Today, I am quite proud of myself. On Sunday, I conquered a mountain. As it turns out, third time really is a charm.

Backstory. You see, the first time I tried to conquer this mountain was five or six years ago. Most of my family had gathered for a hike to the summit of Hamilton Mountain along the Columbia River Gorge on the Washington side. Alas, a few of us (namely me, but I wasn't alone in this) had a very palpable fear of heights. We did not make it to the top that day because hearts were racing and legs were shaking. The timing just wasn't right.

Fast forward to my last day as a 30-year-old. Granted, I should have known that attempting this hike at the end of October would be foolish, but I can be a bit stubborn and weather be damned. But it was misty and rainy and I conceded that we should turn back after we hit the big waterfall in the middle of the hike. I may have been defeated on that day, but I was not going to let the mountain win in the end. My day would come.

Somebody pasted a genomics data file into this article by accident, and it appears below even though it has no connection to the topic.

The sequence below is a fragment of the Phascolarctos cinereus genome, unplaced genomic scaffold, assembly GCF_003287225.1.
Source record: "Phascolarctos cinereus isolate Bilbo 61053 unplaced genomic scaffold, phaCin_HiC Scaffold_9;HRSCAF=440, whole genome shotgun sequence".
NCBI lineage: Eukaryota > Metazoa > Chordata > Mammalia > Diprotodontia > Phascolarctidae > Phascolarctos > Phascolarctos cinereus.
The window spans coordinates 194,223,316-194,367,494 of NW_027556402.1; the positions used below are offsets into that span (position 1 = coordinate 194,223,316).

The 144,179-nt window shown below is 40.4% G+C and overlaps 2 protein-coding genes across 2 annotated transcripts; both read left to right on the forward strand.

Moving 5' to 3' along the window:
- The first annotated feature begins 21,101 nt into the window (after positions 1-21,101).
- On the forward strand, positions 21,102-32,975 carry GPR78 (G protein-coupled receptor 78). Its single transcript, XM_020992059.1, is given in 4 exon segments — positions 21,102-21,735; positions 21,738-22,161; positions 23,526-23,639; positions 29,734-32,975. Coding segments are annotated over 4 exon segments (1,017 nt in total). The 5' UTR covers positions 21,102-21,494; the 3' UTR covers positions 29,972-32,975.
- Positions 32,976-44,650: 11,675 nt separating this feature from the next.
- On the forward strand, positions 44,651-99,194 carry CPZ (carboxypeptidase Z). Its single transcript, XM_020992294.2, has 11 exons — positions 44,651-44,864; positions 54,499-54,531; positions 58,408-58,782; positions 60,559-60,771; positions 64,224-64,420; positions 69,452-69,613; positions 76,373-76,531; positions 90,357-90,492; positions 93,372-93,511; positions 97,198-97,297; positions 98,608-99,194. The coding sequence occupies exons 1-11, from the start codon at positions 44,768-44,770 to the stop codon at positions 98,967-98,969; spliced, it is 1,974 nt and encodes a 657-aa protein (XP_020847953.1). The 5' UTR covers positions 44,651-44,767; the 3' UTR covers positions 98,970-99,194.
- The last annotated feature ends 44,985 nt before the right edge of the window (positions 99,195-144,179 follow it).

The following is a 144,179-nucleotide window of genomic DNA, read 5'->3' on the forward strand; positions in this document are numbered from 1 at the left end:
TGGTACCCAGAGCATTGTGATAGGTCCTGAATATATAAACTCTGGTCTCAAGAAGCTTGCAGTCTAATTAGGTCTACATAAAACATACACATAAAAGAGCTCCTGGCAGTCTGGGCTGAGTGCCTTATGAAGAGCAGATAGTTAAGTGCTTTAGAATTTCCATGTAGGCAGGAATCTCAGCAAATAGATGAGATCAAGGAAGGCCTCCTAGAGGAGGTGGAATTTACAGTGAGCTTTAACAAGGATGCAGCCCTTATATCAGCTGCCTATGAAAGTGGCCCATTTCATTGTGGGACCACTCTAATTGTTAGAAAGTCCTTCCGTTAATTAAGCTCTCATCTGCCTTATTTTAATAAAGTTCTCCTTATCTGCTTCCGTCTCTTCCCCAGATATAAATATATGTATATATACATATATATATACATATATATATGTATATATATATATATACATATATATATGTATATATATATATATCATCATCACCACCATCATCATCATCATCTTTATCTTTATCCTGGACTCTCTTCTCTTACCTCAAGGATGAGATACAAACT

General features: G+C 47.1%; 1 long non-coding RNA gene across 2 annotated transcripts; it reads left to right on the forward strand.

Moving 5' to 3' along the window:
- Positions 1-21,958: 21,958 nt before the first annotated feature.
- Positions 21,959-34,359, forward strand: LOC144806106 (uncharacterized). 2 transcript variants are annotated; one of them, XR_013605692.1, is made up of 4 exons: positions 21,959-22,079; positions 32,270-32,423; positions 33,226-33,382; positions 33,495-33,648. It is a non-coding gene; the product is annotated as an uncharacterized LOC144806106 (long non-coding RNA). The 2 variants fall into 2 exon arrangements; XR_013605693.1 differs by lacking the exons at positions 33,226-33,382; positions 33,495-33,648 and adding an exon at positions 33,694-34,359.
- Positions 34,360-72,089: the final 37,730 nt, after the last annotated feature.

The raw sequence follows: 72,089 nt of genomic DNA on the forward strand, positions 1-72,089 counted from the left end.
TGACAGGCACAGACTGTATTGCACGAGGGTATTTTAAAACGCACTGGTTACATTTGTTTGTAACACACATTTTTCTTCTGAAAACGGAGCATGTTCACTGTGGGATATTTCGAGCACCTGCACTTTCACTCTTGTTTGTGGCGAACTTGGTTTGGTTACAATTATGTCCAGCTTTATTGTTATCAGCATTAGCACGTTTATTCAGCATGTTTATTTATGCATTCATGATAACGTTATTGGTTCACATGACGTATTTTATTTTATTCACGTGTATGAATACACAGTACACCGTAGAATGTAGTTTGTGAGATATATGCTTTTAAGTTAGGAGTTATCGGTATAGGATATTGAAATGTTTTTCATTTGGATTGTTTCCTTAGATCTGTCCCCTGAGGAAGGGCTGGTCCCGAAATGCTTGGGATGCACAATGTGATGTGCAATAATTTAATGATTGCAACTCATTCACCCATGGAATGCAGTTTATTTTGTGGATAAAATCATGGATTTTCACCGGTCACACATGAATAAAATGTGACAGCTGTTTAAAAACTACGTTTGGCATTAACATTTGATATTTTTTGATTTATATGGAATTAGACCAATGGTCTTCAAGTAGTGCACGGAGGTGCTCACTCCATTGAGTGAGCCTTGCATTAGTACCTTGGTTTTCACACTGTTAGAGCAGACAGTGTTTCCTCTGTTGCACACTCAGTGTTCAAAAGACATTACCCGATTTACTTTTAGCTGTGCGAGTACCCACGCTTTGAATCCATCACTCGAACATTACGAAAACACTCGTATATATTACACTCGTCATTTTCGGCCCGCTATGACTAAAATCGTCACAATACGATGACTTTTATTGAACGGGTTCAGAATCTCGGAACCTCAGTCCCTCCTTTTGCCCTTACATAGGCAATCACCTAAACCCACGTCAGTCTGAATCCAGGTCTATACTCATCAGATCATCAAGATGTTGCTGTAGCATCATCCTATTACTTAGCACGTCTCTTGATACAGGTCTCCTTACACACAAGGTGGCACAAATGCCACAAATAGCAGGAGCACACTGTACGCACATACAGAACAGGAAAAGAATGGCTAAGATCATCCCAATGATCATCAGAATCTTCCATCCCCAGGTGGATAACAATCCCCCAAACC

That day was Sunday, when everything came together to make for a perfect hiking day. The weather was gorgeous, but not hot. I was feeling (mostly) strong, and I had a hiking buddy. I was ready. I even made a playlist to get me in the proper mental space. I was pumped.

I definitely had a moment during the hike where my fear of heights started creeping up on me, but I stayed focused on my goal: conquer the shit out of this mountain. And conquer it I did, fear of heights be damned. The top was not scary at all (plenty of bushes to keep me from falling to my death), and the vista was well worth the climb. We could see Mt. Hood and Mt. Adams from the top. Fun fact: even after living here for 23 years, I still get excited every time I can see the volcanoes. So yeah, I was pretty happy as can be up there at the top of this mountain that I'd conquered.

I seriously love waterfalls,

There were so many wildflowers in bloom!

This part kind of freaks me out.

See- I made it!

Mt. Adams, covered by clouds.

Mt. Hood.

A view from a little ways down from the top.